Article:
Lithography-free carbon nanotube arrays are a simple approach to create an army of tiny superheroes


A microscope in the NanoScience Lab at The University of Melbourne. Credit: Gavan Mitchell & Michelle Gough, University of Melbourne
A microscope in the NanoScience Lab at The University of Melbourne. Credit: Gavan Mitchell & Michelle Gough, University of Melbourne

One of science's best-kept mysteries is carbon nanotubes. These small, man-made materials have astonishing properties: they are the darkest substance humans can build, they absorb light so efficiently that they can generate thermal energy, and they can mimic nature to aid the body in fighting germs.


Researchers in Australia and China have discovered a cheaper and easier method of organizing big groups of carbon nanotubes, possibly opening up numerous new paths for their usage by more scientists worldwide.


Carbon nanotubes are typically formed on the surface of a material by a chemical process that includes a carbon source and nanoscale metal catalysts such as iron, nickel, and cobalt. The nanotubes are grown vertically and free-standing using a glow-discharge plasma to generate a nanoscopic forest.


A catalyst template is required for pre-defined nanotube patterns. Creating such templates frequently necessitates an expensive and time-consuming procedure known as lithography. Lithography is justified in highly specialized sectors such as microelectronics, but less expensive alternatives are required for large-scale, low-tech applications.


Scientists have now revealed an alternate method for building and aligning strong collections of carbon nanotubes that do not require lithography. The team is spread throughout South China Normal University, the ARC Centre of Excellence in Exciton Science, and the University of Melbourne's Doherty Institute. Their findings were reported in the journal Nanotechnology.

According to Dr. Eser Akinoglu, "we aim to employ carbon nanotubes to cover medical implants and emulate the antibacterial capabilities of insect wings, to have a mechanical structure that can kill germs and maybe accelerate the formation of bone cells at the same time (osteoblasts). The main concept is to duplicate the structures on insect wings that destroy germs mechanically, without the need of antibiotic drugs."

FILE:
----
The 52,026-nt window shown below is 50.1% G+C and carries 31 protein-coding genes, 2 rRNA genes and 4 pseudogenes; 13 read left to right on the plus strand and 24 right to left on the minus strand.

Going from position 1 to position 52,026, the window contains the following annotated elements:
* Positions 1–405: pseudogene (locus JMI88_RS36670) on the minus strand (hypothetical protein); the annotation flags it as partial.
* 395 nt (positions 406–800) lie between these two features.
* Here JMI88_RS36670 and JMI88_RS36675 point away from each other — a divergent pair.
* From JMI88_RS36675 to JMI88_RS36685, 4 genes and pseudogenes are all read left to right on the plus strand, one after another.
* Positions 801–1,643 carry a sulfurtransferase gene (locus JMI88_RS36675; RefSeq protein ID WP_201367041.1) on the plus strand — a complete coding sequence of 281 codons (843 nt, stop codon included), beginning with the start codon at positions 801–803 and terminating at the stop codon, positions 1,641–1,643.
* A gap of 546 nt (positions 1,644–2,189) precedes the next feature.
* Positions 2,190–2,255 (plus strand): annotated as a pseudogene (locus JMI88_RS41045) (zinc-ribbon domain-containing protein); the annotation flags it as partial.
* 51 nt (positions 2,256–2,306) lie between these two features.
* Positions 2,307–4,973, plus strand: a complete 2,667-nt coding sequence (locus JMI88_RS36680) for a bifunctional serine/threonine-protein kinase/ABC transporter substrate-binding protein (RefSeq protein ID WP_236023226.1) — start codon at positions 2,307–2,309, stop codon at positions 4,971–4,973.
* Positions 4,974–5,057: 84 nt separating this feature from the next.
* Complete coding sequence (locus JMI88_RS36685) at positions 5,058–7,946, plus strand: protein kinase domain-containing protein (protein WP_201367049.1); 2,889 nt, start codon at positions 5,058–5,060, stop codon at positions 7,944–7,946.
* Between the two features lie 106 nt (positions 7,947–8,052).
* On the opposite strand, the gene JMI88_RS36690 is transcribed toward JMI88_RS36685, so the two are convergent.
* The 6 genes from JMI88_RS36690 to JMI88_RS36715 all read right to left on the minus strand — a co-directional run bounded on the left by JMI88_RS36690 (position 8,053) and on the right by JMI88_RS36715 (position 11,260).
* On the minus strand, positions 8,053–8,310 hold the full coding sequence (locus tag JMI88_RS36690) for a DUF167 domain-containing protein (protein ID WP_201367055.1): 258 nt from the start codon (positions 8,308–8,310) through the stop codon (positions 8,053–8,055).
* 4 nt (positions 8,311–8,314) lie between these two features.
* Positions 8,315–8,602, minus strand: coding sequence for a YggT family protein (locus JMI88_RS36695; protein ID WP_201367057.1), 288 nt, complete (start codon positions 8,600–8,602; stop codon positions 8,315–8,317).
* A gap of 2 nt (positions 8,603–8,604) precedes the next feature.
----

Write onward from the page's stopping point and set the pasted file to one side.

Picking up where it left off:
To arrange nickel catalyst particles in a certain way, the researchers used a "dewetting" method. Dewetting is the process by which a fluid, in this example molten metal, is withdrawn from a surface. When heat is applied to a thin metal film atop a layer of silica nanospheres, it functions as a template to construct a precise arrangement of tiny nickel islands. The diameter of the silica particles affects the "pitch" of the hexagonal nanotube arrangement, but the thickness of the metal layer impacts the width of the nickel islands, which dictates the final width of the carbon nanotubes. Using this method, all of the geometric properties of the nanotubes may be selected without the requirement for costly lithography.


Normally, lithography would be required to create a template, according to Eser. This might be accomplished using light, X-rays, or electron beams. All of it is unnecessary because of what we do here. It's a lot easier to generate these carbon nanotubes in periodic, preset patterns this way. It is the first time that periodic arrays of carbon nanotubes have been manufactured without the use of lithography.


The resultant carbon nanotubes reject water and resemble similar structures seen in nature, which implies they might aid in the development of biomimetic devices tools that solve complicated issues by copying items found in nature. One example is the "lotus effect," in which the nanostructures in a plant's leaves dictate its ability to self-clean.


The researchers will now try to figure out if the carbon nanotube arrays can actually eliminate the microorganisms that harm medical devices.


Journal Information: Ruiting Chen et al, Lithography-free synthesis of periodic, vertically-aligned, multi-walled carbon nanotube arrays, Nanotechnology (2021). DOI: 10.1088/1361-6528/ac345a

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